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The Grave-House

William T. Vollmann

9780670015979_large_Last_Stories_and_Other_Stories
 
 
 
 
 
 

From Last Stories and Other Stories by William T. Vollmann. Reprinted by arrangement with Viking, a member of Penguin Group (USA) LLC. Copyright © 2014 by William T. Vollmann.

 
 
Once upon a time I built myself a house beneath a delightful tree, but late on a certain afternoon I began to get old. The sounds of the evening unnerved me as they had never done before. I drew my curtains in order to feel more safe. Then it got very dark, and I slept a long time. When I opened the door in the morning, I discovered bulldozers digging everything up. A man in a hard hat told me to get out; this property had been condemned for nonpayment.—Why not? I thought. I’m too old for this.

I bought myself a well-made house in the city and furnished it as comfortably as I liked. This time I made certain that everything was paid for. No noises ever came through the windows. My soft bed whispered ever more sweetly to me at night, and warm air sang to me from the ceiling ducts. I went to the door, but the door said: Do you really want to go out? Stay awhile; you’ll be so much happier here.—Warm sticky drops of something fell on my head. I looked up, and saw that the ceiling was salivating. This house of mine meant to eat me! So I rushed to the closet to get my coat, but the closet said: I wouldn’t do that if I were you.—I pulled at the doorhandle, but the closet remained as tightly closed as the vagina of my first girlfriend, who had never been in the mood. I sat down on the bed to decide what to do. The mattress felt softer than ever, and I became a trifle sleepy.—Now wouldn’t you like a little nap? my pillow whispered. I’ll give it to you just the way you like it.—So I lay back on my soft, soft bed, and my pillow wrapped around my face to kiss me. In an instant I couldn’t breathe.

After I ripped the pillow’s flabby folds off my mouth, goosedown started whirling around me like malignant snowflakes, seeking to choke me. I leaped up, stepped into my shoes and kicked the closet door until it squealed. When I turned the knob, it opened with a sob and a shudder, wetting my hand with its tears.—I thought you loved me, it said. I do love you, I said. Now where’s my coat?

Wouldn’t you rather play dress-up? The weather report predicts a cold front. If you stay indoors with me today, I’ll show you costumes you’ve never seen. You can be either a king or a queen.

If I play with you today, will you try to stop me from going tomorrow? I’ve always loved you, said the closet. It will never be easy to let you go. Well, if I stay here forever, what do you have to offer me?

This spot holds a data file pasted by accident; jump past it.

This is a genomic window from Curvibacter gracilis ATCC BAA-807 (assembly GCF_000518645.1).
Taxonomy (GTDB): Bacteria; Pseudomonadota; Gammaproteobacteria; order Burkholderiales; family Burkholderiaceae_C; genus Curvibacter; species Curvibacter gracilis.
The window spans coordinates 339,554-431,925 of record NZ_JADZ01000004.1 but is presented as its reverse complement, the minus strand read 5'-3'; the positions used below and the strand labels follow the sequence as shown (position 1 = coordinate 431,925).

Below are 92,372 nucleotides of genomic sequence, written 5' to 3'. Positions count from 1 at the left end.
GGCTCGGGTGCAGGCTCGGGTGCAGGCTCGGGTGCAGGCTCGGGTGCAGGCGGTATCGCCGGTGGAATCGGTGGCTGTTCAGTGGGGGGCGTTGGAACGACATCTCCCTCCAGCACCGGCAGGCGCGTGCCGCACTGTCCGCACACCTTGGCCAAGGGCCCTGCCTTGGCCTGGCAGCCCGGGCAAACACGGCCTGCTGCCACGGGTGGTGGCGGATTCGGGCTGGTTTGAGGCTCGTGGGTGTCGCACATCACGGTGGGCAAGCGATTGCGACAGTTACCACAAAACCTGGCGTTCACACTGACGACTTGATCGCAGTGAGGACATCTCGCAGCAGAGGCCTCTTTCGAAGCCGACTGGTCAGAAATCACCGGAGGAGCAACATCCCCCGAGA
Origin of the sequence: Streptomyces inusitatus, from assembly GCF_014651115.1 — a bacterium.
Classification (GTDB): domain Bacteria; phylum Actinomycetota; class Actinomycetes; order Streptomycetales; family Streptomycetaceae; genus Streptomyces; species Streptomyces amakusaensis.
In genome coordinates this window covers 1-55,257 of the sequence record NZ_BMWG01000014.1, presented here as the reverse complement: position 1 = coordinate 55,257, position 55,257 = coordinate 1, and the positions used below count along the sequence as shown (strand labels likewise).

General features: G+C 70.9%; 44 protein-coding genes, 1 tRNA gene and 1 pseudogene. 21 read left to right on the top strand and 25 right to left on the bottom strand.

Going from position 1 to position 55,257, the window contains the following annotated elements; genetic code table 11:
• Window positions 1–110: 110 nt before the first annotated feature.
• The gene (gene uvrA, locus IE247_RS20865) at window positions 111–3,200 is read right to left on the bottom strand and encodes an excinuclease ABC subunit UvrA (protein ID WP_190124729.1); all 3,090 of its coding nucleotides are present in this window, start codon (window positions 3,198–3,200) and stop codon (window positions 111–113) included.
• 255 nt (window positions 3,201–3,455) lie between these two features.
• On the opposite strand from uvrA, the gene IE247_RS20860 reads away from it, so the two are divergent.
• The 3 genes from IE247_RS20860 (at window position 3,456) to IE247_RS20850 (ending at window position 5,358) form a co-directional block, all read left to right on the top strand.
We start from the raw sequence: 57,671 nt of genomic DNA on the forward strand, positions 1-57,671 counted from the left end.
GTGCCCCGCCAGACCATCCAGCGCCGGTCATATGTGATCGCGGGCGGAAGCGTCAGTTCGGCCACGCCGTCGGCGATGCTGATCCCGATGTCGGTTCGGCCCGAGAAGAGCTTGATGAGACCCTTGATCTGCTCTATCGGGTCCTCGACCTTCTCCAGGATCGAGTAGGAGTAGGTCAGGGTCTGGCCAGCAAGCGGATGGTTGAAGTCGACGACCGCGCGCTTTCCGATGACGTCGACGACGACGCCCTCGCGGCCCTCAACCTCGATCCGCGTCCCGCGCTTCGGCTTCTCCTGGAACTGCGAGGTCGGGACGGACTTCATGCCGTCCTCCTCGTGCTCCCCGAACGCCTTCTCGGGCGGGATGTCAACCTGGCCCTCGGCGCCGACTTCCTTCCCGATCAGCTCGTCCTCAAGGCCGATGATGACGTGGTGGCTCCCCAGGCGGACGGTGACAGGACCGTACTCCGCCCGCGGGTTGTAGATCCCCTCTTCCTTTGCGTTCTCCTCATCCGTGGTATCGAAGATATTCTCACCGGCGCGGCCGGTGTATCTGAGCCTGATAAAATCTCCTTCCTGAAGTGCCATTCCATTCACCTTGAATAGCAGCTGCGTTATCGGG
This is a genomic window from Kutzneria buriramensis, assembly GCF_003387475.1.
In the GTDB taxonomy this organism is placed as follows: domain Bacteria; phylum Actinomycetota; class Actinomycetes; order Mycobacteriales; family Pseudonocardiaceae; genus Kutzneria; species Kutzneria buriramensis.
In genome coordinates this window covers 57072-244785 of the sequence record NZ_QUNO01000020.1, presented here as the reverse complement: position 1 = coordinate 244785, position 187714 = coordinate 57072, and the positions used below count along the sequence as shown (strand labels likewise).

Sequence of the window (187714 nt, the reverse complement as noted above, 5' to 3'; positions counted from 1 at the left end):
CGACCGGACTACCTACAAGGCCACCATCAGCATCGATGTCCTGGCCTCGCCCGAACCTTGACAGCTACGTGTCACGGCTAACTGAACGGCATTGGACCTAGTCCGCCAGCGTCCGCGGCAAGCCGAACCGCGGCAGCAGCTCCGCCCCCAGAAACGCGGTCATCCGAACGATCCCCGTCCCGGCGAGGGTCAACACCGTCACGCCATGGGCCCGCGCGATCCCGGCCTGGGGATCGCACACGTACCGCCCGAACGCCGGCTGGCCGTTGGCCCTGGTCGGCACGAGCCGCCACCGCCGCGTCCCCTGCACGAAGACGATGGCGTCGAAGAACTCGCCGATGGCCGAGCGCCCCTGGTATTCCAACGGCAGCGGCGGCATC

What do you mean? What way is that to talk to someone who would give you everything?

If you’ll give me everything, start by giving me my coat.

Are you saying it’s over?

Of course not, I said, stroking the shiny cool doorhandle in just the way it liked. I’m going shopping so I can bring you back some lovely, lovely clothes.

Do you promise? whispered the closet. I promise.

I put on my coat, but just then the refrigerator spoke my name. It wished to offer me a really, really fancy piece of cheese. The instant I heard that, my mouth began to water, and once that happened, the ceiling dripped more saliva on me. That discouraged my appetite, so I went to the window to investigate the weather. But I lacked means to determine whether or not the closet had lied, because rain was running down the inside of the pane—the tears of my house, which feared that it might not be able to eat me.

Since the door refused to unlock, I broke the window with the base of a gooseneck lamp whose head kept hissing, swiveling round and attempting to bite me. By now the world had grown dark. I smashed out every last shard, threw that quacking, squawking lamp into the hole, and poised myself to escape from my grave-house. Perhaps I should have departed sooner. The bathroom door kept slamming to and fro, the lights glowed red, and the oven timer was screaming. To tell you the truth, I wished that I could have seen something more than blackness outside. How far down did the night go?—It’s past your bedtime, the house threatened.—Leaping into space, I said to myself: This is the last time I’ll ever allow myself to get old.
 
 
Purchase a copy of Last Stories and Other Stories here.
 
 
 


William T. Vollmann is the author of eight novels, three collections of stories, a memoir, and Rising Up and Rising Down, which was a finalist for the National Book Critics Circle Award in nonfiction. Vollmann’s writing has been published in The New Yorker, Harper’s, The Paris Review, Esquire, Conjunctions, Granta, and many other magazines. He lives in California.